8. I went out for Halloween as a soldier while my best friend Barbara went as a pregnant lady, and we failed to put two and two together.

9. My teacher Mr. Bergman let us bring in music in return for listening to his: Mott the Hoople, Echo and the Bunnymen, the Rolling Stones.

10. We did a lip synch performance to Honky Tonk Women, read Brave New World and To Kill a Mockingbird, and went out of school boundaries to hang out at a pond.

Here’s a picture of me reflecting something I wish had happened: I wish I HAD rescued a lobster in sixth grade!

My Thoughts: 

Romano Young really taps into that middle-grade voice in our main character, Tink.   Tink's dialogue really jumps around in just a few sentences, she is talking about everything from her love of Peter Pan, to kids barking like dogs to wanting to know if she's pretty or cute.  There is a focus on boys, wanting to be seen as cute, liked, thinking you are overweight which did take me back to listening to kids this age talking and in some cases to my own middle school feelings. I liked how Young expressed that feeling of having a circle of friends and then one of your friends is suddenly more popular leaving you feeling like you're looking in on the circle instead of being a part of it.  Or sometimes seeing the popular kids in their own circle and wishing you could belong.  Overall, my favorite moments were when Tink began to get comfortable in her "own skin" and stopped worrying about what others might think about her and looked at what was outside the circle. There is some content (a boy commenting to Tink that she would look good naked and some swearing) to be aware of, but overall it's a story about trying to find your place while navigating middle school.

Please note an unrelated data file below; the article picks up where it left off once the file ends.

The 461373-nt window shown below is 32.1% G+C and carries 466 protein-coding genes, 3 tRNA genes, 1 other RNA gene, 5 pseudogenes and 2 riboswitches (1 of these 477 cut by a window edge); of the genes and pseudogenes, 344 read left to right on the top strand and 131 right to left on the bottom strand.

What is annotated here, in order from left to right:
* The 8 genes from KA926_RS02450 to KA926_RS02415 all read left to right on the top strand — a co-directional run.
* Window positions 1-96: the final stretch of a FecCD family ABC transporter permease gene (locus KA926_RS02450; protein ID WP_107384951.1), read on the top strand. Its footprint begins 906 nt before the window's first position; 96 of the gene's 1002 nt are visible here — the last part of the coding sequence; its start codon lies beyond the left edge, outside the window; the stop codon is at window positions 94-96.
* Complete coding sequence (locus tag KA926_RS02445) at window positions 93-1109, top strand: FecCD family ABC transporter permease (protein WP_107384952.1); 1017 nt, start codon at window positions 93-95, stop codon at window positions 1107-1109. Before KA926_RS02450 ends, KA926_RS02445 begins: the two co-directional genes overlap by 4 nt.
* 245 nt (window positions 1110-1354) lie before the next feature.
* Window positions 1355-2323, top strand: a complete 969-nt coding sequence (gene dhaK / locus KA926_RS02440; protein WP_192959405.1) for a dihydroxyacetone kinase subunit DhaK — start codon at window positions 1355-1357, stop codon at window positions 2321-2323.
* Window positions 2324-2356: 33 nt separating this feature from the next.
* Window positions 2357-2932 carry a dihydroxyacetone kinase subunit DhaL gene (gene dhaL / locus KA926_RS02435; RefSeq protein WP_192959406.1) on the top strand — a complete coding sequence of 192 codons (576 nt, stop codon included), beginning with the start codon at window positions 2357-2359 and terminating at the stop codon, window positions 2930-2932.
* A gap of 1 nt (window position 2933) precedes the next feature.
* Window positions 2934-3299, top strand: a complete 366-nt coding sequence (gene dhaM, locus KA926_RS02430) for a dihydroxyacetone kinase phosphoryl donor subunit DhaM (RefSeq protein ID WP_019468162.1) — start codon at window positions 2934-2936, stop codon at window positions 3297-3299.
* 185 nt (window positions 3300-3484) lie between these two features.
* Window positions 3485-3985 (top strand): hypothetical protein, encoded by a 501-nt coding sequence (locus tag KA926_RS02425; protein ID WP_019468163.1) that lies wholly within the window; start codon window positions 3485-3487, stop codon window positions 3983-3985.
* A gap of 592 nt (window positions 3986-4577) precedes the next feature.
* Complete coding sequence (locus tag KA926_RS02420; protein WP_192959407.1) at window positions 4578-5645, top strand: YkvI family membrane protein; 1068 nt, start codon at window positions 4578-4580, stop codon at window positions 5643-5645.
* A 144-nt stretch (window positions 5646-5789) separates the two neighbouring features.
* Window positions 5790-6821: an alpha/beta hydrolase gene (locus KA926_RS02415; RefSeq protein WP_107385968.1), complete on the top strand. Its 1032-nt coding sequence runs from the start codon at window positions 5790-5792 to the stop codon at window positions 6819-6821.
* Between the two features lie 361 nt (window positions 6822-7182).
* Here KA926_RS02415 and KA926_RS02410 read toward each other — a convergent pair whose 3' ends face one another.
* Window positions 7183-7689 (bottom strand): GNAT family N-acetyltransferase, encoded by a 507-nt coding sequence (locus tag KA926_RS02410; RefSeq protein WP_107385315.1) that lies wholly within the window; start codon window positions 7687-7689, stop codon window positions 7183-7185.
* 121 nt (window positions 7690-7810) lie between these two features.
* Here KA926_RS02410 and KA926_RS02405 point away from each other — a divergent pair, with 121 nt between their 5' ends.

Praise for Hundred Percent:

“A lovely, lovely tale full of warmth, humor, and intelligence.”—Kirkus Reviews, starred review

“Romano’s characters jump off the page in a thoughtful and realistic look at what it means to be on the precipice of adolescence.”—Publishers Weekly

“A brilliant and irresistible book about the sharp pains and joys of real life. Karen Romano Young is a writer like no other.—Rebecca Stead, Newbery Award–winning author of When You Reach Me

“Karen Romano Young must be twelve. There’s no other way she can possibly know what she knows about sixth grade in all its weirdness and glory.”—Annie Barrows, New York Times bestselling author of the Ivy & Bean series

“Karen Romano Young has an unerring feel for the shifting alliances and uncomfortable intrigues of sixth graders.” —Ellen Wittlinger, Printz Honor–winning author of Hard Love

Blog Tour Stops for Hundred Percent: 
9/7/2016 Jumpintoabooks
9/8/2016 Melissa Walker 
9/11/2016 Readerkidz
About the Author:

Karen Romano Young has written nearly two dozen books for children, and has illustrated several, including the groundbreaking graphic novel, Doodleb and its sequel, Stuck in the Middle (of Middle School). She lives in Connecticut. 

Discussion Guide also available at Chronicle Books


  1. I will be adding this one to my list. Karen recently came to a local bookstore and I wasn't able to make it. I hope to make another one. :) I loved reading her list of things that happened to her in 6th grade. Wishing her all the best!

    1. Karen't list is pretty fun. Can't imagine $500 sheets and lip synching would have made me to nervous. Thanks for stopping by.